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Tuesday, May 26, 2015

Cardiovascular Research: Common mutation linked to heart disease ♦ Faster heart rate linked to diabetes risk ♦ Depression associated with risk of heart failure

Common mutation linked to heart disease A common mutation in a gene that regulates cholesterol levels may raise the risk of heart disease in carriers up to 49 percent, particularly among men and African Americans.
Faster heart rate linked to diabetes risk An association between resting heart rate and diabetes suggests that heart rate measures could identify individuals with a higher future risk of diabetes.
Obesity, mood disorders increase peripartum cardiomyopathy risk Anxiety, depression and bipolar disorder doubles the risk of peripartum cardiomyopathy during childbirth, while obesity leads to a 1.7-fold increase, researchers report. Women with common pregnancy-related symptoms such as shortness of breath and leg swelling plus five PPCM risk factors could benefit from screening.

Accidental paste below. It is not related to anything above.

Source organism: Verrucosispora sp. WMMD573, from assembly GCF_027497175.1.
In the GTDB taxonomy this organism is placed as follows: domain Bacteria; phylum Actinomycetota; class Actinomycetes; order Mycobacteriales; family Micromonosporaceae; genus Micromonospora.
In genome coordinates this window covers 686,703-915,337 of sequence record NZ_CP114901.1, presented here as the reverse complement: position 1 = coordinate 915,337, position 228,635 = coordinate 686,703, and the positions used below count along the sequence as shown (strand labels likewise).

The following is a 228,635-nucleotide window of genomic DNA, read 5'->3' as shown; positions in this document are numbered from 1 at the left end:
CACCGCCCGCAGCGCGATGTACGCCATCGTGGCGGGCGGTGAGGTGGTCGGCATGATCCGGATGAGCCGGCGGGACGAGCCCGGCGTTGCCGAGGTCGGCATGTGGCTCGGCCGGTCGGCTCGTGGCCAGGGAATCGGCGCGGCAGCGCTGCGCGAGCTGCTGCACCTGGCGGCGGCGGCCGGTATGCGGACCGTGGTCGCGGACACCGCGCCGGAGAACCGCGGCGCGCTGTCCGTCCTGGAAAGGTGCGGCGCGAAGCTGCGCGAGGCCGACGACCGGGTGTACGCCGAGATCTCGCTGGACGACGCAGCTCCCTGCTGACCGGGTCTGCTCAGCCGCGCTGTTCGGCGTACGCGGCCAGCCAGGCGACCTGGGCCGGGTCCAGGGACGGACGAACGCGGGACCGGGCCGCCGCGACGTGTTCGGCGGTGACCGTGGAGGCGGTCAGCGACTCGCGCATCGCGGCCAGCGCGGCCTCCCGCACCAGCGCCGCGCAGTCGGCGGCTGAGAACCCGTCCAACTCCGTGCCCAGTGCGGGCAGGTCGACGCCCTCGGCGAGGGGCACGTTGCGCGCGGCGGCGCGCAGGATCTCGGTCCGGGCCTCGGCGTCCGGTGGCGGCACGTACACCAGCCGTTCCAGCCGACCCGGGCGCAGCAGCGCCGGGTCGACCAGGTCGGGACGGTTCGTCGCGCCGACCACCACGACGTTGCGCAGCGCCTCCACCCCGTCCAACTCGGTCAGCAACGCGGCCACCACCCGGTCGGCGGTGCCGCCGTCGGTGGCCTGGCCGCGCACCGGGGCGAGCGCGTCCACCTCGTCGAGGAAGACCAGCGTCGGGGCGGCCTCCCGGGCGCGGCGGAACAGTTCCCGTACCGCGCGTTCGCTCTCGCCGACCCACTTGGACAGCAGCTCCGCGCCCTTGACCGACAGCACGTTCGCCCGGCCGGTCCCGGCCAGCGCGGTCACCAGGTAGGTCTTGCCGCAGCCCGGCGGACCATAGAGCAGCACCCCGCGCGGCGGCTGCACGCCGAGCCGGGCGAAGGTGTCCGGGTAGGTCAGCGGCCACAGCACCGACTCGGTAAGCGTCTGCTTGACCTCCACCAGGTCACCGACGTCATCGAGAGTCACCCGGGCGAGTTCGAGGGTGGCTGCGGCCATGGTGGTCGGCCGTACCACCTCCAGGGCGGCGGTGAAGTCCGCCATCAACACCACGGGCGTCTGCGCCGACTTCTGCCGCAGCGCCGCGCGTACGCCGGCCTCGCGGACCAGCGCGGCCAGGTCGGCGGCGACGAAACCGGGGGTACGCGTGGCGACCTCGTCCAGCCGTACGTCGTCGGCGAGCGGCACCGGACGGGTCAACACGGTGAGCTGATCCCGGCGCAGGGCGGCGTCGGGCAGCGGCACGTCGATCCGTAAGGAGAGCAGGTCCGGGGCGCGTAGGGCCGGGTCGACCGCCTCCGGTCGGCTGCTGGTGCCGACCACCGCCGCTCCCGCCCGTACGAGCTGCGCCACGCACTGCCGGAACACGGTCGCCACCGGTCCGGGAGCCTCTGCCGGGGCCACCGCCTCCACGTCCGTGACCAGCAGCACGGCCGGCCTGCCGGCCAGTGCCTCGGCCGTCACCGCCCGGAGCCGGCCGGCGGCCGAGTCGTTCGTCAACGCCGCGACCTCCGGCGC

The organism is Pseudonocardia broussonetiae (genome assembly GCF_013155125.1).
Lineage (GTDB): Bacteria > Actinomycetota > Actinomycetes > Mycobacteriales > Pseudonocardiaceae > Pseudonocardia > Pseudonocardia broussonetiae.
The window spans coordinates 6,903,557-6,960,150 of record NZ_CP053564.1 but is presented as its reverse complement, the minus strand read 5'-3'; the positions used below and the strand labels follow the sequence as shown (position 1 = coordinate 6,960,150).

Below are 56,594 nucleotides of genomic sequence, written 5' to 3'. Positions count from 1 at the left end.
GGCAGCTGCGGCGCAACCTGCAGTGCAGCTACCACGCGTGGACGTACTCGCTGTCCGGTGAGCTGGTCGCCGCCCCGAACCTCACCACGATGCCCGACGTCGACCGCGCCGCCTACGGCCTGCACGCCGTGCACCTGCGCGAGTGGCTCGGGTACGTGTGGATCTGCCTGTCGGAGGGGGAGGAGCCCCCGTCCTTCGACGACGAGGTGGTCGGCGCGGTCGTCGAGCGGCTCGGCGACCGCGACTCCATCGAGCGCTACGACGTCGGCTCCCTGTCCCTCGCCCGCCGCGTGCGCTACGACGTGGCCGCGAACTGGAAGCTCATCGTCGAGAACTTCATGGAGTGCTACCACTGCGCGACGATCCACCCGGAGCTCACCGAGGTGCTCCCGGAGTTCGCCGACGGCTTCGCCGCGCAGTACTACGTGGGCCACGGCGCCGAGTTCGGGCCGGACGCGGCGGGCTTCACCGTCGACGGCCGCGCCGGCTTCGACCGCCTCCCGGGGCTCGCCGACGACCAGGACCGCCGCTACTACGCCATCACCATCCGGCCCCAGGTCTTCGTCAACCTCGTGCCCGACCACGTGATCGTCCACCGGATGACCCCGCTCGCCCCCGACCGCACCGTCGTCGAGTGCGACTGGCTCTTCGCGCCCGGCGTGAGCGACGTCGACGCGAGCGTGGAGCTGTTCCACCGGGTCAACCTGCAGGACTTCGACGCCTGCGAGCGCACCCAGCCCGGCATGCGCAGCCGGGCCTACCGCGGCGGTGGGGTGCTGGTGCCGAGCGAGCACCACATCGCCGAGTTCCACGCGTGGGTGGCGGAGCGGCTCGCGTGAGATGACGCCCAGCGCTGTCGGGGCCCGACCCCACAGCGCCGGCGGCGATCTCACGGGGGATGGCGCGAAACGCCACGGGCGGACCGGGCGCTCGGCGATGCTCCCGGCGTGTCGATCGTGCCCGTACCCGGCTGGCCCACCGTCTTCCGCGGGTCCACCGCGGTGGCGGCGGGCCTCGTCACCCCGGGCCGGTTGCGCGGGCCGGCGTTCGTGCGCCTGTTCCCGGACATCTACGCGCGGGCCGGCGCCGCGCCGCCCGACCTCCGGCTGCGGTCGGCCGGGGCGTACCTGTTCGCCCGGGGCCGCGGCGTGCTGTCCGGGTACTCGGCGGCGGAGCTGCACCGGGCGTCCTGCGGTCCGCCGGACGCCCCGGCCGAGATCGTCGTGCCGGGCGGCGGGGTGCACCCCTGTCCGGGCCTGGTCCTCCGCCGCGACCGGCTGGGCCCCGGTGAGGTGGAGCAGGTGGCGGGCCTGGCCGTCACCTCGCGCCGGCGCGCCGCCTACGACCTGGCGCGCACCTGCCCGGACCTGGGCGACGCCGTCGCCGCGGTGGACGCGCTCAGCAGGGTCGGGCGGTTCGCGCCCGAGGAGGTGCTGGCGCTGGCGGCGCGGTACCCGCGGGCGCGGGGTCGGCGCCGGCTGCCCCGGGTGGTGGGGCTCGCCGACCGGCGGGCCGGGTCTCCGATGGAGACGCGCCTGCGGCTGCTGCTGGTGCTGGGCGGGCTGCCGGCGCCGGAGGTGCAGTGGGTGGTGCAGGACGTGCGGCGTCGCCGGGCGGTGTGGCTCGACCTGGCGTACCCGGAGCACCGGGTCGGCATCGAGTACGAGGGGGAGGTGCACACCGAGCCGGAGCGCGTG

Depression associated with 5-fold increased mortality risk in heart failure patients Moderate to severe depression is associated with a 5-fold increased risk of all cause mortality in patients with heart failure, according to research. The results show that risk was independent of comorbidities and severity of heart failure. Patients who were not depressed had an 80% lower mortality risk.

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